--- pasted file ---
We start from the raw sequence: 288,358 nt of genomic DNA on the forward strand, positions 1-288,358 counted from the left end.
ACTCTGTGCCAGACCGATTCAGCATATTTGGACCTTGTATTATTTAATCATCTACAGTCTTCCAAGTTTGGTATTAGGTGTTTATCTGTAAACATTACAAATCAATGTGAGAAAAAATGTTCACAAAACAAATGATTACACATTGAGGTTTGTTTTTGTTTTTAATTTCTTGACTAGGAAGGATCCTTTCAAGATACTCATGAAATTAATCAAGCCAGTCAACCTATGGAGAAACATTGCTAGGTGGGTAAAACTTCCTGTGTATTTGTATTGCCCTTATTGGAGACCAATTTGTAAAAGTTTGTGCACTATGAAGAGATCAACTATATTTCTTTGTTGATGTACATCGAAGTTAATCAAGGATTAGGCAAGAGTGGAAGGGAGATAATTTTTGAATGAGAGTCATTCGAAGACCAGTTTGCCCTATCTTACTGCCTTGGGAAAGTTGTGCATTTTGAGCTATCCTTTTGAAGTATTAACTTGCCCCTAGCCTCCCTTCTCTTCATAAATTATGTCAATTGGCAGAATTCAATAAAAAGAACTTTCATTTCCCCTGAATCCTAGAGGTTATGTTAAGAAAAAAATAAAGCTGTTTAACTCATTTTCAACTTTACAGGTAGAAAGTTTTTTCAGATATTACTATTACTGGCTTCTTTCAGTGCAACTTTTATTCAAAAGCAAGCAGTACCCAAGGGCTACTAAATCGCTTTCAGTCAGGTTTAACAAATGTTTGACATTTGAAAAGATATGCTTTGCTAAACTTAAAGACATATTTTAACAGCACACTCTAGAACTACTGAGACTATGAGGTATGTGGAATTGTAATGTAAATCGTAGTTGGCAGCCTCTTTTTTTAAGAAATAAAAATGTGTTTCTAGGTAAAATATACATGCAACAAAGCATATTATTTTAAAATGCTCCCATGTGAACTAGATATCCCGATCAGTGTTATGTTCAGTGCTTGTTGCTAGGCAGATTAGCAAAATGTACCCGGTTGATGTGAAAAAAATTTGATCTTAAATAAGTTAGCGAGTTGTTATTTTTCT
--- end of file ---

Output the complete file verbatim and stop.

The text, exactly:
We start from the raw sequence: 288,358 nt of genomic DNA on the forward strand, positions 1-288,358 counted from the left end.
ACTCTGTGCCAGACCGATTCAGCATATTTGGACCTTGTATTATTTAATCATCTACAGTCTTCCAAGTTTGGTATTAGGTGTTTATCTGTAAACATTACAAATCAATGTGAGAAAAAATGTTCACAAAACAAATGATTACACATTGAGGTTTGTTTTTGTTTTTAATTTCTTGACTAGGAAGGATCCTTTCAAGATACTCATGAAATTAATCAAGCCAGTCAACCTATGGAGAAACATTGCTAGGTGGGTAAAACTTCCTGTGTATTTGTATTGCCCTTATTGGAGACCAATTTGTAAAAGTTTGTGCACTATGAAGAGATCAACTATATTTCTTTGTTGATGTACATCGAAGTTAATCAAGGATTAGGCAAGAGTGGAAGGGAGATAATTTTTGAATGAGAGTCATTCGAAGACCAGTTTGCCCTATCTTACTGCCTTGGGAAAGTTGTGCATTTTGAGCTATCCTTTTGAAGTATTAACTTGCCCCTAGCCTCCCTTCTCTTCATAAATTATGTCAATTGGCAGAATTCAATAAAAAGAACTTTCATTTCCCCTGAATCCTAGAGGTTATGTTAAGAAAAAAATAAAGCTGTTTAACTCATTTTCAACTTTACAGGTAGAAAGTTTTTTCAGATATTACTATTACTGGCTTCTTTCAGTGCAACTTTTATTCAAAAGCAAGCAGTACCCAAGGGCTACTAAATCGCTTTCAGTCAGGTTTAACAAATGTTTGACATTTGAAAAGATATGCTTTGCTAAACTTAAAGACATATTTTAACAGCACACTCTAGAACTACTGAGACTATGAGGTATGTGGAATTGTAATGTAAATCGTAGTTGGCAGCCTCTTTTTTTAAGAAATAAAAATGTGTTTCTAGGTAAAATATACATGCAACAAAGCATATTATTTTAAAATGCTCCCATGTGAACTAGATATCCCGATCAGTGTTATGTTCAGTGCTTGTTGCTAGGCAGATTAGCAAAATGTACCCGGTTGATGTGAAAAAAATTTGATCTTAAATAAGTTAGCGAGTTGTTATTTTTCT